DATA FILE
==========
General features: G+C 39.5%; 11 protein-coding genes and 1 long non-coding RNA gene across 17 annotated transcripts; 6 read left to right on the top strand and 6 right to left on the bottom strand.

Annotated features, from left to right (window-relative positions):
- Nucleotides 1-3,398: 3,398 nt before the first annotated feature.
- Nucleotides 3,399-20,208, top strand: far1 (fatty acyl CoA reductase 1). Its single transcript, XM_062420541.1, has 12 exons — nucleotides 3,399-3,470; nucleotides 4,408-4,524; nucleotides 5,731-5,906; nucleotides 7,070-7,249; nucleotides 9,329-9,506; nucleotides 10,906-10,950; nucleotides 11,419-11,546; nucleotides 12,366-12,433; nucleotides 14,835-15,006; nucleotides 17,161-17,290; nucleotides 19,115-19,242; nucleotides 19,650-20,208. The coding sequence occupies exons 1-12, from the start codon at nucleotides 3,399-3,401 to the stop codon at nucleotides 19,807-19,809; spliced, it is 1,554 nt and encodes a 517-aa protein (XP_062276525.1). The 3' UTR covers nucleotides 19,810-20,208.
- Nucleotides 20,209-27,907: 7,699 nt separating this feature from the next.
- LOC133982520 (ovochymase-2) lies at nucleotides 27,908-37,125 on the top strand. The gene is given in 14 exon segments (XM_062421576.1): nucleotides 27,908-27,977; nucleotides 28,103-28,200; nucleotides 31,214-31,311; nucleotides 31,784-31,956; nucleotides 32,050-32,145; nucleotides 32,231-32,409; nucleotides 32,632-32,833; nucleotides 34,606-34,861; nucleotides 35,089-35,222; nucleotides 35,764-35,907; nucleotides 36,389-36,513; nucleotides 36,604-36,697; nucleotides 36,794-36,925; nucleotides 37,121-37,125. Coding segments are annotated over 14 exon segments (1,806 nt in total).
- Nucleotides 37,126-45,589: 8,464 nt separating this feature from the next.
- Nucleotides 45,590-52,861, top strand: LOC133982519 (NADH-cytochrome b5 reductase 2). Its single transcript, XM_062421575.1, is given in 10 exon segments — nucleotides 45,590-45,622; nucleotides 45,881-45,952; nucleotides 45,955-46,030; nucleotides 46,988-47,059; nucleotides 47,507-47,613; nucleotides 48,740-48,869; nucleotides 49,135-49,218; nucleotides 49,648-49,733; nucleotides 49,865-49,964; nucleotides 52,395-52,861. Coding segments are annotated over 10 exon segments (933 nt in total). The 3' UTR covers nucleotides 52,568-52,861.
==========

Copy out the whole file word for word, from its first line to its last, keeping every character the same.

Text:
General features: G+C 39.5%; 11 protein-coding genes and 1 long non-coding RNA gene across 17 annotated transcripts; 6 read left to right on the top strand and 6 right to left on the bottom strand.

Annotated features, from left to right (window-relative positions):
- Nucleotides 1-3,398: 3,398 nt before the first annotated feature.
- Nucleotides 3,399-20,208, top strand: far1 (fatty acyl CoA reductase 1). Its single transcript, XM_062420541.1, has 12 exons — nucleotides 3,399-3,470; nucleotides 4,408-4,524; nucleotides 5,731-5,906; nucleotides 7,070-7,249; nucleotides 9,329-9,506; nucleotides 10,906-10,950; nucleotides 11,419-11,546; nucleotides 12,366-12,433; nucleotides 14,835-15,006; nucleotides 17,161-17,290; nucleotides 19,115-19,242; nucleotides 19,650-20,208. The coding sequence occupies exons 1-12, from the start codon at nucleotides 3,399-3,401 to the stop codon at nucleotides 19,807-19,809; spliced, it is 1,554 nt and encodes a 517-aa protein (XP_062276525.1). The 3' UTR covers nucleotides 19,810-20,208.
- Nucleotides 20,209-27,907: 7,699 nt separating this feature from the next.
- LOC133982520 (ovochymase-2) lies at nucleotides 27,908-37,125 on the top strand. The gene is given in 14 exon segments (XM_062421576.1): nucleotides 27,908-27,977; nucleotides 28,103-28,200; nucleotides 31,214-31,311; nucleotides 31,784-31,956; nucleotides 32,050-32,145; nucleotides 32,231-32,409; nucleotides 32,632-32,833; nucleotides 34,606-34,861; nucleotides 35,089-35,222; nucleotides 35,764-35,907; nucleotides 36,389-36,513; nucleotides 36,604-36,697; nucleotides 36,794-36,925; nucleotides 37,121-37,125. Coding segments are annotated over 14 exon segments (1,806 nt in total).
- Nucleotides 37,126-45,589: 8,464 nt separating this feature from the next.
- Nucleotides 45,590-52,861, top strand: LOC133982519 (NADH-cytochrome b5 reductase 2). Its single transcript, XM_062421575.1, is given in 10 exon segments — nucleotides 45,590-45,622; nucleotides 45,881-45,952; nucleotides 45,955-46,030; nucleotides 46,988-47,059; nucleotides 47,507-47,613; nucleotides 48,740-48,869; nucleotides 49,135-49,218; nucleotides 49,648-49,733; nucleotides 49,865-49,964; nucleotides 52,395-52,861. Coding segments are annotated over 10 exon segments (933 nt in total). The 3' UTR covers nucleotides 52,568-52,861.